By Alexandra Jacobs
October 23, 1998 at 04:00 AM EDT
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Where has Susan Minot been? A pretty, clean-cut, wistful author who turns out pretty, clean-cut, wistful narratives — 1989’s Lust & Other Stories was passed around many a New England college dorm — she popped up not incongruously two years ago as a screenwriter for Stealing Beauty, Bernardo Bertolucci’s failed Liv Tyler vehicle. One can imagine her (Minot, that is) lolling on a Tuscan field in perpetuity, refining her craft by osmosis. And Evening, her lovely but flawed new novel, does little to dissolve our sense of her as a permanent literary ingenue.

The book’s conceit is both slight and momentous. Confined to her bed and told she ”won’t see the leaves change this year,” 65-year-old Ann Lord, nee Grant, lets her mind wander back 40 years to a brief fling she had with a sootily handsome young doctor named Harris Arden (how Philadelphia Story these name sound!). Harris appears to have been something of a bounder, but no matter: Their few clandestine fumblings made more of an impression on Ann than three husbands, her singing career, and her children — one of whom died at age 12 — combined.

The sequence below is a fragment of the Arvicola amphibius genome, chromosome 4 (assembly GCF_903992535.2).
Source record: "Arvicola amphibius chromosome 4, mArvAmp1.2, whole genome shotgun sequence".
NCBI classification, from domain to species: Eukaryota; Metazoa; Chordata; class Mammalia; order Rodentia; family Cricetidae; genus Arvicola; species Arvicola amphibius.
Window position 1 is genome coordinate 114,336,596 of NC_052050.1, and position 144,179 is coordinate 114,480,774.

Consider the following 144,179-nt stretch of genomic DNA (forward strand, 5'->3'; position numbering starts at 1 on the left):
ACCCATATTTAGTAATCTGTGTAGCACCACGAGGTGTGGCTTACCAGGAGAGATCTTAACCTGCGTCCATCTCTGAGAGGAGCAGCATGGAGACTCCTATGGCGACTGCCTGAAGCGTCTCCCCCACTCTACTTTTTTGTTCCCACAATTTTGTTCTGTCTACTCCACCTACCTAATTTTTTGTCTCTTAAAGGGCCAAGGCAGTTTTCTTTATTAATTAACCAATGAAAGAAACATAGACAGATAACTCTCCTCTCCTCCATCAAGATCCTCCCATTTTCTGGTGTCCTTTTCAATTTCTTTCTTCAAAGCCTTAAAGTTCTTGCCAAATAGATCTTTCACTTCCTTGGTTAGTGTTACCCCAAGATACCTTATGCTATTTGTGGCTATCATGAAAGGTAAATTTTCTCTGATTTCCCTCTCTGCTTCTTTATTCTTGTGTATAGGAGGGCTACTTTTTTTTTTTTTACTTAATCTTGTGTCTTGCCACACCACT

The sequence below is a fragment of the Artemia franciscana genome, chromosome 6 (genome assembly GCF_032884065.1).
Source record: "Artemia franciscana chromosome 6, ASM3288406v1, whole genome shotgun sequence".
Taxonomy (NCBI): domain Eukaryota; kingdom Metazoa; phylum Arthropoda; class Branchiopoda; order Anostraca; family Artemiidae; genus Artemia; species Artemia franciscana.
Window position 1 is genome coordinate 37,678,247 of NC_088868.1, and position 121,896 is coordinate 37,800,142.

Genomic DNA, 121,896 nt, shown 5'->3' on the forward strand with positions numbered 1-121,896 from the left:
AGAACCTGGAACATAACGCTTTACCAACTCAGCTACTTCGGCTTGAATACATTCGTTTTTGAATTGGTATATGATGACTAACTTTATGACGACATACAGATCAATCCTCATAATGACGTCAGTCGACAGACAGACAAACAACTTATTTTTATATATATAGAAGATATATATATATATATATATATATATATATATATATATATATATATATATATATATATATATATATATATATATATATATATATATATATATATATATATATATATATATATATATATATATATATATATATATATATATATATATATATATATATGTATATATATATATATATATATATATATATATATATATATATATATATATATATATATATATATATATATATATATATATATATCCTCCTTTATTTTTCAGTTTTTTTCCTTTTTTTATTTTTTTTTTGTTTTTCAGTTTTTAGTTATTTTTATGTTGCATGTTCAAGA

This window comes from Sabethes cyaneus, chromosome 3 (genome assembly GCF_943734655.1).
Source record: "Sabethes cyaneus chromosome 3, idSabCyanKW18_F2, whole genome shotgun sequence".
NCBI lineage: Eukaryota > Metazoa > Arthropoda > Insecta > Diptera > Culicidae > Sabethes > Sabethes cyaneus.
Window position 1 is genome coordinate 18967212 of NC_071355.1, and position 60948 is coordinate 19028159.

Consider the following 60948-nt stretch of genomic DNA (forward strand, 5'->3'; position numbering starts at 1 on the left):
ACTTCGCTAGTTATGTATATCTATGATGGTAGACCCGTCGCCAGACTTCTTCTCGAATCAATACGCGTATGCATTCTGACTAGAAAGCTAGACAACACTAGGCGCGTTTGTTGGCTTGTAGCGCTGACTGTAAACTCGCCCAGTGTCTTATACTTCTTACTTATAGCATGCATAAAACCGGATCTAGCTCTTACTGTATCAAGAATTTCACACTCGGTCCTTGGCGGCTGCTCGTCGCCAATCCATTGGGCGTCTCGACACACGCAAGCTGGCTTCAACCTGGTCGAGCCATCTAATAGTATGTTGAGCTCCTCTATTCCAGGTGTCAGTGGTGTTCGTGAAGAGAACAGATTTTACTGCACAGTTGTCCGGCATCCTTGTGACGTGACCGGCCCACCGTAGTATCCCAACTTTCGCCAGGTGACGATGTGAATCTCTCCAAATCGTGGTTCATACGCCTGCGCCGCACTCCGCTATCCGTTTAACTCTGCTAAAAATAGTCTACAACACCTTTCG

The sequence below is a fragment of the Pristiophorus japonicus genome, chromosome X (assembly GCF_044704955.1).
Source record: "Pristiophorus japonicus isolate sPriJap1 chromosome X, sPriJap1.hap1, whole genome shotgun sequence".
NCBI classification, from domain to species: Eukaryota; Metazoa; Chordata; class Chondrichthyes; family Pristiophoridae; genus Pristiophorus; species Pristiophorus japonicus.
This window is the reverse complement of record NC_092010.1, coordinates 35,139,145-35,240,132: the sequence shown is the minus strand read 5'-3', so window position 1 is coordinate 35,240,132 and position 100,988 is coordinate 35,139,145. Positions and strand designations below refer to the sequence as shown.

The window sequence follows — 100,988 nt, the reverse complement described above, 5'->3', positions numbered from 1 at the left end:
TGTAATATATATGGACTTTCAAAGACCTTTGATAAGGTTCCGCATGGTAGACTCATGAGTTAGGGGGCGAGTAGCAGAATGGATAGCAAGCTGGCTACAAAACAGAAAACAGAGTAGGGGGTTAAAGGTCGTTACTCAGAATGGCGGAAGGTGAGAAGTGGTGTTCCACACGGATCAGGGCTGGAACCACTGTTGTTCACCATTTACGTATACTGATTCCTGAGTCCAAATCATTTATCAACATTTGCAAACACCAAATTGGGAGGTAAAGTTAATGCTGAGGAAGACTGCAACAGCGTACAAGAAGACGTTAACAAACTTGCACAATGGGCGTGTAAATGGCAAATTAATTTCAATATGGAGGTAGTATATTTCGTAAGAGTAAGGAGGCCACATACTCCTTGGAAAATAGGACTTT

For good long stretches, Minot funnels the watery free-flow feeling of Virginia Woolf (”You look nice tonight they said you look beautiful I don’t know what to put on”) into the brittle, sparkling American milieu of F. Scott Fitzgerald (”smoke hanging in the air at Sling’s, Fiona fishing an onion out of a martini glass, the streets Sunday morning…deserted”). For short bad ones, she’s only a few pants from a Judith Michael novel (”She strained upward Harris Harris clinging upward”). But it’s easy to forgive modern letters’ eternal debutante her shortcomings. She makes it all look so fresh and effortless. B+

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